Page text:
Jack's writing about fascism and the Holocaust flies in the face of a certain reticence which many New Zealanders tend to show about these subjects. We don't like to dwell on the things that went on in faraway places with ugly, alien names like Auschwitz, Dacahau, and Belsen. If we talk about such things, then we like to make it clear that they happened a long time in the past, on the other side of the world. We'll go to see a film like Schindler's List, but many of us don't like it when the word Holocaust is moved about in time or space. When Tariana Turia argued that Maori had suffered a Holocaust at the hands of Pakeha in the nineteenth century, phones at talkback stations across the country rang off the hook. Human rights camaigners who use the 'H' word to describe the situation in Darfur right now are criticised for hyperbole.
Jack comments on our reluctance to discuss the Holocaust in one of the essays in To Terezin:
as I writer...I have to poke my nose. If one could feel sure that it really was all in the past, that such things could never recur, then it would be easier to leave it alone. It's not all in the past, though. It's now...children starve in the Congo and the bodies pile up in Iraq.
Of course, talking about fascism and its victims is not in itself a virtue. It's a strange fact that, despite the reticence Ive been describing, few words have been more abused, more reduced in meaning than 'fascist' and 'Nazi'. The worst regime and greatest crime of the twentieth century have been turned into a rhetorical football by opportunistc politicians and lazy journalists. This week, wasting time on the internet, I saw Hugo Chavez described as 'a new Hitler', and Education Ministry officials in New Zealand called 'food Nazis', because they've announced plans to substitute cauliflower for minced pie in our school canteens.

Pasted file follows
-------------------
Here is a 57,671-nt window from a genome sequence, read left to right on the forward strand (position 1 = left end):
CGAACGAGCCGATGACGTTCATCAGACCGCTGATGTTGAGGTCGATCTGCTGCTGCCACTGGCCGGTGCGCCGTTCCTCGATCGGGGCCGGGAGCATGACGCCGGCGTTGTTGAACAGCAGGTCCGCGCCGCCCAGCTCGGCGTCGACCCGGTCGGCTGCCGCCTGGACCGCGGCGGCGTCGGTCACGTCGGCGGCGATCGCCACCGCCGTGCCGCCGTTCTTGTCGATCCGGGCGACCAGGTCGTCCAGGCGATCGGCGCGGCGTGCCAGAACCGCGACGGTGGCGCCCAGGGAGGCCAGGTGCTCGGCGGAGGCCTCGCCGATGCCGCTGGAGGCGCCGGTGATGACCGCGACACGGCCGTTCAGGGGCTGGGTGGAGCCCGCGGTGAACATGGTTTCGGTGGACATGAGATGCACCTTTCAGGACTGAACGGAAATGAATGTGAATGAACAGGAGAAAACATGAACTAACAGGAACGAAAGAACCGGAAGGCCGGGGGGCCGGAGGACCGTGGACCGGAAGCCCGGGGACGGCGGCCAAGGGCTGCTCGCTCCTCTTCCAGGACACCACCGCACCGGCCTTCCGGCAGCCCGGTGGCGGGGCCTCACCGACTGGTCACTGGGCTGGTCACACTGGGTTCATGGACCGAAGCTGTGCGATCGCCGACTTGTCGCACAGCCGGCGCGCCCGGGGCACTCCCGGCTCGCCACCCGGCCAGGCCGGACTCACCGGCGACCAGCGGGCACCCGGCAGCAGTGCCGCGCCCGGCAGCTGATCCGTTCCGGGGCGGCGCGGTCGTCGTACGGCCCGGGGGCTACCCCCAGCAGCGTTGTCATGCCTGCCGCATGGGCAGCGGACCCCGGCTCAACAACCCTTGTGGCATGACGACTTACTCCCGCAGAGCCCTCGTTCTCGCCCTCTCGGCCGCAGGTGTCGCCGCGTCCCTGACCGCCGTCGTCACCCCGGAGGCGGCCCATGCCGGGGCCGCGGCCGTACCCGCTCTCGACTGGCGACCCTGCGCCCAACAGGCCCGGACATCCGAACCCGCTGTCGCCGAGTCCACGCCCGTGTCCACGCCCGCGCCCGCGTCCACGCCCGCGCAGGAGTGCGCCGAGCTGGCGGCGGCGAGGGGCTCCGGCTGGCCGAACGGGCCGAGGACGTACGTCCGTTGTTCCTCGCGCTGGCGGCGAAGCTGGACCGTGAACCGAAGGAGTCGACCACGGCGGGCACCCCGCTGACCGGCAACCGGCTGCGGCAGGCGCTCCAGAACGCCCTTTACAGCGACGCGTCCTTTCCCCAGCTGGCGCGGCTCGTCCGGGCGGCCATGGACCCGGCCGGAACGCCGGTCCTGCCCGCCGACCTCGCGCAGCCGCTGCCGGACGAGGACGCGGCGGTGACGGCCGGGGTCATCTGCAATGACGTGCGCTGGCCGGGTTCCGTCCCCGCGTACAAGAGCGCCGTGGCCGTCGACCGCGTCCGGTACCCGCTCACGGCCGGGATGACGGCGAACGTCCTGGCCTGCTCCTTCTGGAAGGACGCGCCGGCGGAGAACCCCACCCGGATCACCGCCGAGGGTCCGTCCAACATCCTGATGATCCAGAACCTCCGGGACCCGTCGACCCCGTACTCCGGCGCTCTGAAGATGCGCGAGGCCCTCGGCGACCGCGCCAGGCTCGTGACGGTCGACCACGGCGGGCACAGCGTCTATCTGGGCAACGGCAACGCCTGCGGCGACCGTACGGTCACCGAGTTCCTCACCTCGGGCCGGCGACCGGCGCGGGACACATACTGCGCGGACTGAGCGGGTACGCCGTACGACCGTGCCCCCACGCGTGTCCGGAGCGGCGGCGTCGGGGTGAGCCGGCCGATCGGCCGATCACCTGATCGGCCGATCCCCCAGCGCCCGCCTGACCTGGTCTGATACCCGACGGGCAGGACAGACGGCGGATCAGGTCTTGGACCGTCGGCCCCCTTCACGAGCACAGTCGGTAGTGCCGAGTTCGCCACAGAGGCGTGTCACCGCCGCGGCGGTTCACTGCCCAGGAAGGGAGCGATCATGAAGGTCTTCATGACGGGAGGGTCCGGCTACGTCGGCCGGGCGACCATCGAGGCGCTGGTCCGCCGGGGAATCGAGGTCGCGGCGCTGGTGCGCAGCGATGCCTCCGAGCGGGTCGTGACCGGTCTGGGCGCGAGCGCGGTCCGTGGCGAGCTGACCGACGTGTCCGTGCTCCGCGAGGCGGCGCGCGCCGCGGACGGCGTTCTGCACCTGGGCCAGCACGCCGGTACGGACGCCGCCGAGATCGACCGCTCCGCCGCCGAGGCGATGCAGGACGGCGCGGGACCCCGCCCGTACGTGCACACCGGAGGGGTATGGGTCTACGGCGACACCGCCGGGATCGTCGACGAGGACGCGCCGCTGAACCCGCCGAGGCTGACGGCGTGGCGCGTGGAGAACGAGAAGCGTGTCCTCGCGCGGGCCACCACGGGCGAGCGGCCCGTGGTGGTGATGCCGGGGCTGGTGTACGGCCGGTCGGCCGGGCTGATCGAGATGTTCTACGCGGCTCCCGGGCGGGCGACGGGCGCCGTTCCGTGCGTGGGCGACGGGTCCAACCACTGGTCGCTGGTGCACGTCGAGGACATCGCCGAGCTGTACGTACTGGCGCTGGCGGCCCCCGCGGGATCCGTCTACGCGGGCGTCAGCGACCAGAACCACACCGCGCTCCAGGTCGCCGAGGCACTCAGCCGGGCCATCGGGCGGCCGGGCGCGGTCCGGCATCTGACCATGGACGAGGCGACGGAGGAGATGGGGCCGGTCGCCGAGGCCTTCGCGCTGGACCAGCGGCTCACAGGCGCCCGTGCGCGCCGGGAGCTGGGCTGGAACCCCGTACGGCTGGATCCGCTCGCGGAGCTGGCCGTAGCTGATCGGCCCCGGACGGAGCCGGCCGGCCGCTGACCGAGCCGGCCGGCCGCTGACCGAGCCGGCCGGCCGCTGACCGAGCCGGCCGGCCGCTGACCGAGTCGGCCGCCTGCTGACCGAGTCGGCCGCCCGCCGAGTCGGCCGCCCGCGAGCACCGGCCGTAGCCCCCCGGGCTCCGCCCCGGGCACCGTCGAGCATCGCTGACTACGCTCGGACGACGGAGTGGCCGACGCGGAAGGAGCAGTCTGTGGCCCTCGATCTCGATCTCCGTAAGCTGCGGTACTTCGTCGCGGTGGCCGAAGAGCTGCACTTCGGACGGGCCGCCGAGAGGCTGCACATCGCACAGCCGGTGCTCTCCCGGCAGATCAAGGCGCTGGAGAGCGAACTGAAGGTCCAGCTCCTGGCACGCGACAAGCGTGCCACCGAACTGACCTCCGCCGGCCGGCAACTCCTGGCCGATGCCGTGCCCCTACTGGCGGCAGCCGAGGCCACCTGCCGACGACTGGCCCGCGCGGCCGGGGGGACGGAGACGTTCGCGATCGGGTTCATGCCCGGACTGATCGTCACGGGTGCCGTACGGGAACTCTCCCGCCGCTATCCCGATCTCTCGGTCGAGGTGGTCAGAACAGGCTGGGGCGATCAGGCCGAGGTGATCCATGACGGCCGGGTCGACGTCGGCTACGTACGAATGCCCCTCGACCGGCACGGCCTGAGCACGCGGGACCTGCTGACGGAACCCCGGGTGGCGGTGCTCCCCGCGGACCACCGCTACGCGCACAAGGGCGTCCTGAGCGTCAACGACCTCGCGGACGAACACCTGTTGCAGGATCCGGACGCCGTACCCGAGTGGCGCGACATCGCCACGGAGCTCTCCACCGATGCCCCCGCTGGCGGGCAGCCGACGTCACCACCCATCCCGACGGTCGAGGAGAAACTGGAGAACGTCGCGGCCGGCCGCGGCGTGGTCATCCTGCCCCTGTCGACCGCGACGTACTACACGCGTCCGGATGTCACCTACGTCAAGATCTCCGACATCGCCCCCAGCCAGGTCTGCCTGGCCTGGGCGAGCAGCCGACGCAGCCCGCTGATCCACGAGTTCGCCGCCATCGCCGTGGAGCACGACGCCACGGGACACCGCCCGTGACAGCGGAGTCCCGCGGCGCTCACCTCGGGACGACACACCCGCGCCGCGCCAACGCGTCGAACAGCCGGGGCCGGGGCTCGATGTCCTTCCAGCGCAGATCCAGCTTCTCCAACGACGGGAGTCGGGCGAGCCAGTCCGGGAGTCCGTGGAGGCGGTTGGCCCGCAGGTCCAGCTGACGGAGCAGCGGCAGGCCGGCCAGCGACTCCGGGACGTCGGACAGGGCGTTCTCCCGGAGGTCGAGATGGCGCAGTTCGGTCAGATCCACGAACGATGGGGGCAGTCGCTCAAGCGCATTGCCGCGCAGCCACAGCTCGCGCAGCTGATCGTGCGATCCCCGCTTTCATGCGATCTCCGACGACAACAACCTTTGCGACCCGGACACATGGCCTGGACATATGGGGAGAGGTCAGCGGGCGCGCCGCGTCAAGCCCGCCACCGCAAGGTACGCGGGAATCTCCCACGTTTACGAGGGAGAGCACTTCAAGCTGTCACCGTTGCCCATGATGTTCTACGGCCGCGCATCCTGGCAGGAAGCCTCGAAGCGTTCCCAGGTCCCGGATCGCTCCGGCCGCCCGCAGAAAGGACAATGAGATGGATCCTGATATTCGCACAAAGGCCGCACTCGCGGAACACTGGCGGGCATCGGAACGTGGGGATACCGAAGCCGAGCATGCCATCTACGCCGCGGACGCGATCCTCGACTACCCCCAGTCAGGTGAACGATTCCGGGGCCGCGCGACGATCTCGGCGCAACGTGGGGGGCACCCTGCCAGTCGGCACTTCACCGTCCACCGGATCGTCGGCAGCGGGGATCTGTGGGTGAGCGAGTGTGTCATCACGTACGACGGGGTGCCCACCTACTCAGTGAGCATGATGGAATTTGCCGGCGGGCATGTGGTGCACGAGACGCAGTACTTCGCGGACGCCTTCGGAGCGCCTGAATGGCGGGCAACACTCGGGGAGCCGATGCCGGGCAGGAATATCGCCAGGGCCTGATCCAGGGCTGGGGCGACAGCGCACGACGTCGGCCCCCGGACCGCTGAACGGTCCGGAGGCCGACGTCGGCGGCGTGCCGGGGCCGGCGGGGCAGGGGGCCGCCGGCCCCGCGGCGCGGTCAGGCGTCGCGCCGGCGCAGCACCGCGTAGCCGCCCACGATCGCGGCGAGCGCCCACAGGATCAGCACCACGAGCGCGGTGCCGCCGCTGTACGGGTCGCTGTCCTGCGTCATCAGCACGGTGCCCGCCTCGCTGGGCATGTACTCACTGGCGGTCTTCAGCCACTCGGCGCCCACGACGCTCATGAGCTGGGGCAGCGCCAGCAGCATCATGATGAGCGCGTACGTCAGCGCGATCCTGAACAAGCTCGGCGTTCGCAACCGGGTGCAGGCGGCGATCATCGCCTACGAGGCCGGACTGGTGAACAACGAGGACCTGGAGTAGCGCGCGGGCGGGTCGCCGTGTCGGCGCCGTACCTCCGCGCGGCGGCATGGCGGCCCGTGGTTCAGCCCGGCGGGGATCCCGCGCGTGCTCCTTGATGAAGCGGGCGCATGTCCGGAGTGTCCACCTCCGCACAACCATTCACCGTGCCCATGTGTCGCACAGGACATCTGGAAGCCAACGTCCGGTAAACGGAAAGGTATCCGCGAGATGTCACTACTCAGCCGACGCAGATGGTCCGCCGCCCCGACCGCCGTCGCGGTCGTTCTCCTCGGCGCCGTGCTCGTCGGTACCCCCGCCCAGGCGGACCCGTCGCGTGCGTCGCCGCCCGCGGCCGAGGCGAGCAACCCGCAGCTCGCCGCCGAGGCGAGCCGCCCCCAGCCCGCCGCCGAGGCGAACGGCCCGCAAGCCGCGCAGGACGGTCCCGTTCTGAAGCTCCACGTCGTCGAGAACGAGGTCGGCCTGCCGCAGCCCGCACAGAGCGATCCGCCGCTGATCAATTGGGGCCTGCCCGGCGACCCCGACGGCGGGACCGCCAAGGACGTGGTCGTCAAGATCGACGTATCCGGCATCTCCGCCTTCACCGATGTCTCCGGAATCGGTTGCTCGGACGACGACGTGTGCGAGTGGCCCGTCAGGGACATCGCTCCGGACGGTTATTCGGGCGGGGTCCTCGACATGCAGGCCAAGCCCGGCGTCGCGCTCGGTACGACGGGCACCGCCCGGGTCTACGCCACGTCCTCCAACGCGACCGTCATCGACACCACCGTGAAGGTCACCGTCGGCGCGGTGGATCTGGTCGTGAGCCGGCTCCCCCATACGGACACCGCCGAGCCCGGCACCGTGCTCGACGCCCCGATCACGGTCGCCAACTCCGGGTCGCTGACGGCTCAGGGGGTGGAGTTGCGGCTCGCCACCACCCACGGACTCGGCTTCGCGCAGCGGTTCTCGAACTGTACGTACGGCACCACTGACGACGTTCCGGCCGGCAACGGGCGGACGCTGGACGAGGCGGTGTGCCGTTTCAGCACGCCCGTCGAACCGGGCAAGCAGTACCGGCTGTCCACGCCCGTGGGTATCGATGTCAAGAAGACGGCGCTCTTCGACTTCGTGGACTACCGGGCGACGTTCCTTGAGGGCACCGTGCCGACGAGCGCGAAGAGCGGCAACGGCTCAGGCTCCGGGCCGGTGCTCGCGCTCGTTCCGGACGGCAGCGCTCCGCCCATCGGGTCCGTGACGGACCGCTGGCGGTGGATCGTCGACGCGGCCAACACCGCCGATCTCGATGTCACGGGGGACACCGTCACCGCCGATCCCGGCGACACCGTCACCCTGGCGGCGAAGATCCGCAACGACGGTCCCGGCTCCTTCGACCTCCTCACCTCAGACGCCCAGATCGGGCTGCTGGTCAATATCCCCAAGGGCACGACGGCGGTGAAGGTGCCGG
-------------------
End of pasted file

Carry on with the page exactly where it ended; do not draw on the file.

Ultimately, the misuse of Nazism and the Holocaust for cheap rhetorical purposes parrallels the reticence about both subjects which is also a feature of our culture. Those who avoid the subjects and those who trivialise them share a contempt for the real history of the Second World War and the Holocaust. Both, in their own way, contribute to the climate of forgetfulness that To Terezin attacks:
under the sign
ARBEIT MACHT FREI
Five Gestapo officers
ARBEIT MACHT FREI
a cringing dog
Jack himself is well aware of the danger of misusing his subject matter. At one point in To Terezin he calls himself a voyeur, and wonders whether he should ever have visited the site of so much irredeemable misery. Throughout the book Jack is aware of his own status as an outsider, a man separated from the Jews of Terezin by language and culture as well as history. The poems in To Terezin refuse to generalise, to say more than Jack sees. Their crisp, carefully truncated lines flash images in front of our eyes - we see the inscription on the grave of Robert Desnos, the drawings of dead children, Czechs wandering like ghosts through the old fortress - but he refuses to diminish the power of these images by making them into symbols or examples in some general argument or explanation. It is up to the reader to work on connecting the images and impressions, and developing his or her own response to Terezin.
When he does reflect on what he sees, near the end of To Terezin, Jack eschews the temptation to empathise too easily with the victims of the Holocaust. He does not pretend to comprehend the enormity of their suffering, or to have access to all their thoughts and feelings. He recognises that we can only a grasp a part of the truth of Terezin by accepting that the whole is beyond us.
In To Terezin, then, Jack Ross is able to challenge the reticence many of us feel about the Holocaust, without trivialising or otherwise debasing the subject. His book is distinguished by humility as well as ambition.